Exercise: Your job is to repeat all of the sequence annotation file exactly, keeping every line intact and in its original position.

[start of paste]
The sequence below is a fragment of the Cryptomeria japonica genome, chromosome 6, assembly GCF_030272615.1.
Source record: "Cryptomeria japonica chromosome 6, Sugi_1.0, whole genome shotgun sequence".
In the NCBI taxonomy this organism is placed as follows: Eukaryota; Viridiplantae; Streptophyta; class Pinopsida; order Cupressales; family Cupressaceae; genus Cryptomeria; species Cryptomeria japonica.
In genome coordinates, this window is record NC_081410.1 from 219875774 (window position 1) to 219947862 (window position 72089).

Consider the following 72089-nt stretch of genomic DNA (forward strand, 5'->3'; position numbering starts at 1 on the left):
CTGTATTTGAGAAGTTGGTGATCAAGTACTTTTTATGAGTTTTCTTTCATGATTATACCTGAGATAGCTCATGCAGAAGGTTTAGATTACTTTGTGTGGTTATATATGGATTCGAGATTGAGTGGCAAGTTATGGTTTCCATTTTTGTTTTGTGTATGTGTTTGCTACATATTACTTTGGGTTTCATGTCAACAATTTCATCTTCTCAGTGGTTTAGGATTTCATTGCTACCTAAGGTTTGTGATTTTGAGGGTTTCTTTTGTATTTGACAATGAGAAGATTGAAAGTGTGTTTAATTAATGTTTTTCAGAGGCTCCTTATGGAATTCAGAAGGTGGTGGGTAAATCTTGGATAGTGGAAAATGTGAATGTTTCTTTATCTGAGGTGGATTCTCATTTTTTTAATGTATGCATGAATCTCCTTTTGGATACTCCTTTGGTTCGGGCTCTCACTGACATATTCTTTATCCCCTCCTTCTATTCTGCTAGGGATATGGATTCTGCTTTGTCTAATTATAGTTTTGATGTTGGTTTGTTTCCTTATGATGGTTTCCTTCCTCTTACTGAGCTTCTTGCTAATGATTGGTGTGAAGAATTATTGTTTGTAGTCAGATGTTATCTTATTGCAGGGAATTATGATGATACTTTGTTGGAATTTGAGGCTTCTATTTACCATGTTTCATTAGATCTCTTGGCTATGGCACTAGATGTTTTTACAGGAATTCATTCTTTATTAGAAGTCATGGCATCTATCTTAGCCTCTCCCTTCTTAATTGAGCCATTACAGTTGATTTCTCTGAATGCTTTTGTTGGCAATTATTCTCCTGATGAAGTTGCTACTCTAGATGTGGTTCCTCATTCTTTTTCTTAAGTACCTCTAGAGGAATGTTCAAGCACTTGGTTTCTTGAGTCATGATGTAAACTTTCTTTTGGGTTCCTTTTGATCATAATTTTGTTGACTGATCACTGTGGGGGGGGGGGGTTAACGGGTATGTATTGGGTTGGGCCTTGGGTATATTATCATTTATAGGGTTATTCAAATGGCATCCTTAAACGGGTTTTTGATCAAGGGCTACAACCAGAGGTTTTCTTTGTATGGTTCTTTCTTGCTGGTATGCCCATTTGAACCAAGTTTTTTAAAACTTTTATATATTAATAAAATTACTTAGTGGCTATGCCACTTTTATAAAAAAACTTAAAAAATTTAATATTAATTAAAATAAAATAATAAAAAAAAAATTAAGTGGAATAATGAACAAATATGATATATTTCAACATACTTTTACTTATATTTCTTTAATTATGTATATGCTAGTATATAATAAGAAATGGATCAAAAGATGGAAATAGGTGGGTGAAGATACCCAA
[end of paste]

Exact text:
The sequence below is a fragment of the Cryptomeria japonica genome, chromosome 6, assembly GCF_030272615.1.
Source record: "Cryptomeria japonica chromosome 6, Sugi_1.0, whole genome shotgun sequence".
In the NCBI taxonomy this organism is placed as follows: Eukaryota; Viridiplantae; Streptophyta; class Pinopsida; order Cupressales; family Cupressaceae; genus Cryptomeria; species Cryptomeria japonica.
In genome coordinates, this window is record NC_081410.1 from 219875774 (window position 1) to 219947862 (window position 72089).

Consider the following 72089-nt stretch of genomic DNA (forward strand, 5'->3'; position numbering starts at 1 on the left):
CTGTATTTGAGAAGTTGGTGATCAAGTACTTTTTATGAGTTTTCTTTCATGATTATACCTGAGATAGCTCATGCAGAAGGTTTAGATTACTTTGTGTGGTTATATATGGATTCGAGATTGAGTGGCAAGTTATGGTTTCCATTTTTGTTTTGTGTATGTGTTTGCTACATATTACTTTGGGTTTCATGTCAACAATTTCATCTTCTCAGTGGTTTAGGATTTCATTGCTACCTAAGGTTTGTGATTTTGAGGGTTTCTTTTGTATTTGACAATGAGAAGATTGAAAGTGTGTTTAATTAATGTTTTTCAGAGGCTCCTTATGGAATTCAGAAGGTGGTGGGTAAATCTTGGATAGTGGAAAATGTGAATGTTTCTTTATCTGAGGTGGATTCTCATTTTTTTAATGTATGCATGAATCTCCTTTTGGATACTCCTTTGGTTCGGGCTCTCACTGACATATTCTTTATCCCCTCCTTCTATTCTGCTAGGGATATGGATTCTGCTTTGTCTAATTATAGTTTTGATGTTGGTTTGTTTCCTTATGATGGTTTCCTTCCTCTTACTGAGCTTCTTGCTAATGATTGGTGTGAAGAATTATTGTTTGTAGTCAGATGTTATCTTATTGCAGGGAATTATGATGATACTTTGTTGGAATTTGAGGCTTCTATTTACCATGTTTCATTAGATCTCTTGGCTATGGCACTAGATGTTTTTACAGGAATTCATTCTTTATTAGAAGTCATGGCATCTATCTTAGCCTCTCCCTTCTTAATTGAGCCATTACAGTTGATTTCTCTGAATGCTTTTGTTGGCAATTATTCTCCTGATGAAGTTGCTACTCTAGATGTGGTTCCTCATTCTTTTTCTTAAGTACCTCTAGAGGAATGTTCAAGCACTTGGTTTCTTGAGTCATGATGTAAACTTTCTTTTGGGTTCCTTTTGATCATAATTTTGTTGACTGATCACTGTGGGGGGGGGGGGTTAACGGGTATGTATTGGGTTGGGCCTTGGGTATATTATCATTTATAGGGTTATTCAAATGGCATCCTTAAACGGGTTTTTGATCAAGGGCTACAACCAGAGGTTTTCTTTGTATGGTTCTTTCTTGCTGGTATGCCCATTTGAACCAAGTTTTTTAAAACTTTTATATATTAATAAAATTACTTAGTGGCTATGCCACTTTTATAAAAAAACTTAAAAAATTTAATATTAATTAAAATAAAATAATAAAAAAAAAATTAAGTGGAATAATGAACAAATATGATATATTTCAACATACTTTTACTTATATTTCTTTAATTATGTATATGCTAGTATATAATAAGAAATGGATCAAAAGATGGAAATAGGTGGGTGAAGATACCCAA